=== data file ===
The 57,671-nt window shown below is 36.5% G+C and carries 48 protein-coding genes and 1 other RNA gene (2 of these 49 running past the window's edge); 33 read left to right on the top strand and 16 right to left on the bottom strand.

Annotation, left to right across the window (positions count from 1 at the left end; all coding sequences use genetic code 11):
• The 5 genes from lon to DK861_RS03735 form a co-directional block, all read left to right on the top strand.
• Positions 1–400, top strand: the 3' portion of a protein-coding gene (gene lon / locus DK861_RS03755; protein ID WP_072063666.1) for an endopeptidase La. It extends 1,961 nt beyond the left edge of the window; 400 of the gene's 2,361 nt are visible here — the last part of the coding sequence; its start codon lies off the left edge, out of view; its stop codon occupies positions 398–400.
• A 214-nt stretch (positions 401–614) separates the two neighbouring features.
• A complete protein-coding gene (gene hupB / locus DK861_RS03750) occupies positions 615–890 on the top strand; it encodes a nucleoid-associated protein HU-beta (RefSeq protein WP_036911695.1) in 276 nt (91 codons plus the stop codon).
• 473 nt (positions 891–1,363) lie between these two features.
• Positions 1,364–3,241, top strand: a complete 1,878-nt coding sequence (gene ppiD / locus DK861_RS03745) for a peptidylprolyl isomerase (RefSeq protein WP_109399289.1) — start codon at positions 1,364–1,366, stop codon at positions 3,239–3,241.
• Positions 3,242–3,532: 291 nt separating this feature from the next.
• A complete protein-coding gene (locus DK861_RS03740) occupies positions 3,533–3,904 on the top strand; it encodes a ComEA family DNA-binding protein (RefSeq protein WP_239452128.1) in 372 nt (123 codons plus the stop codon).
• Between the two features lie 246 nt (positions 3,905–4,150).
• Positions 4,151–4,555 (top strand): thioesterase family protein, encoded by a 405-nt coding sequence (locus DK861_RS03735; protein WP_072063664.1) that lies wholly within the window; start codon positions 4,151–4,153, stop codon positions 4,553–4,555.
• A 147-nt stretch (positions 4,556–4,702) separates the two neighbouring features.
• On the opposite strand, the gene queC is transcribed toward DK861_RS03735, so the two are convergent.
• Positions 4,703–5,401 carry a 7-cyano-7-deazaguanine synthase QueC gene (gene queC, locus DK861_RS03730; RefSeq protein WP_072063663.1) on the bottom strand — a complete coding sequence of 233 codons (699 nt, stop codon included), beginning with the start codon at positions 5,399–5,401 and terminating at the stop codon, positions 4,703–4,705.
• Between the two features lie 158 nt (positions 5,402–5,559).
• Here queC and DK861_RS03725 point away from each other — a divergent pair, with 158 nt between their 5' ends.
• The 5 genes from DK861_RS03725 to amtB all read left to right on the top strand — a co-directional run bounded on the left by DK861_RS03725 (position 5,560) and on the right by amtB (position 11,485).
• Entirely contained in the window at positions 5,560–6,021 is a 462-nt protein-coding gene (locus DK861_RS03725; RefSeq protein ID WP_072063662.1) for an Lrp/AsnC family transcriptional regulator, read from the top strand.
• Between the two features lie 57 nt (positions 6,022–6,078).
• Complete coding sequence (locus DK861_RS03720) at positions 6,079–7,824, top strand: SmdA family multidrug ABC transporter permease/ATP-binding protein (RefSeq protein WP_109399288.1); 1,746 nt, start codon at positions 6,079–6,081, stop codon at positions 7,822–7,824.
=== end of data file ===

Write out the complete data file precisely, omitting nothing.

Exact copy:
The 57,671-nt window shown below is 36.5% G+C and carries 48 protein-coding genes and 1 other RNA gene (2 of these 49 running past the window's edge); 33 read left to right on the top strand and 16 right to left on the bottom strand.

Annotation, left to right across the window (positions count from 1 at the left end; all coding sequences use genetic code 11):
• The 5 genes from lon to DK861_RS03735 form a co-directional block, all read left to right on the top strand.
• Positions 1–400, top strand: the 3' portion of a protein-coding gene (gene lon / locus DK861_RS03755; protein ID WP_072063666.1) for an endopeptidase La. It extends 1,961 nt beyond the left edge of the window; 400 of the gene's 2,361 nt are visible here — the last part of the coding sequence; its start codon lies off the left edge, out of view; its stop codon occupies positions 398–400.
• A 214-nt stretch (positions 401–614) separates the two neighbouring features.
• A complete protein-coding gene (gene hupB / locus DK861_RS03750) occupies positions 615–890 on the top strand; it encodes a nucleoid-associated protein HU-beta (RefSeq protein WP_036911695.1) in 276 nt (91 codons plus the stop codon).
• 473 nt (positions 891–1,363) lie between these two features.
• Positions 1,364–3,241, top strand: a complete 1,878-nt coding sequence (gene ppiD / locus DK861_RS03745) for a peptidylprolyl isomerase (RefSeq protein WP_109399289.1) — start codon at positions 1,364–1,366, stop codon at positions 3,239–3,241.
• Positions 3,242–3,532: 291 nt separating this feature from the next.
• A complete protein-coding gene (locus DK861_RS03740) occupies positions 3,533–3,904 on the top strand; it encodes a ComEA family DNA-binding protein (RefSeq protein WP_239452128.1) in 372 nt (123 codons plus the stop codon).
• Between the two features lie 246 nt (positions 3,905–4,150).
• Positions 4,151–4,555 (top strand): thioesterase family protein, encoded by a 405-nt coding sequence (locus DK861_RS03735; protein WP_072063664.1) that lies wholly within the window; start codon positions 4,151–4,153, stop codon positions 4,553–4,555.
• A 147-nt stretch (positions 4,556–4,702) separates the two neighbouring features.
• On the opposite strand, the gene queC is transcribed toward DK861_RS03735, so the two are convergent.
• Positions 4,703–5,401 carry a 7-cyano-7-deazaguanine synthase QueC gene (gene queC, locus DK861_RS03730; RefSeq protein WP_072063663.1) on the bottom strand — a complete coding sequence of 233 codons (699 nt, stop codon included), beginning with the start codon at positions 5,399–5,401 and terminating at the stop codon, positions 4,703–4,705.
• Between the two features lie 158 nt (positions 5,402–5,559).
• Here queC and DK861_RS03725 point away from each other — a divergent pair, with 158 nt between their 5' ends.
• The 5 genes from DK861_RS03725 to amtB all read left to right on the top strand — a co-directional run bounded on the left by DK861_RS03725 (position 5,560) and on the right by amtB (position 11,485).
• Entirely contained in the window at positions 5,560–6,021 is a 462-nt protein-coding gene (locus DK861_RS03725; RefSeq protein ID WP_072063662.1) for an Lrp/AsnC family transcriptional regulator, read from the top strand.
• Between the two features lie 57 nt (positions 6,022–6,078).
• Complete coding sequence (locus DK861_RS03720) at positions 6,079–7,824, top strand: SmdA family multidrug ABC transporter permease/ATP-binding protein (RefSeq protein WP_109399288.1); 1,746 nt, start codon at positions 6,079–6,081, stop codon at positions 7,822–7,824.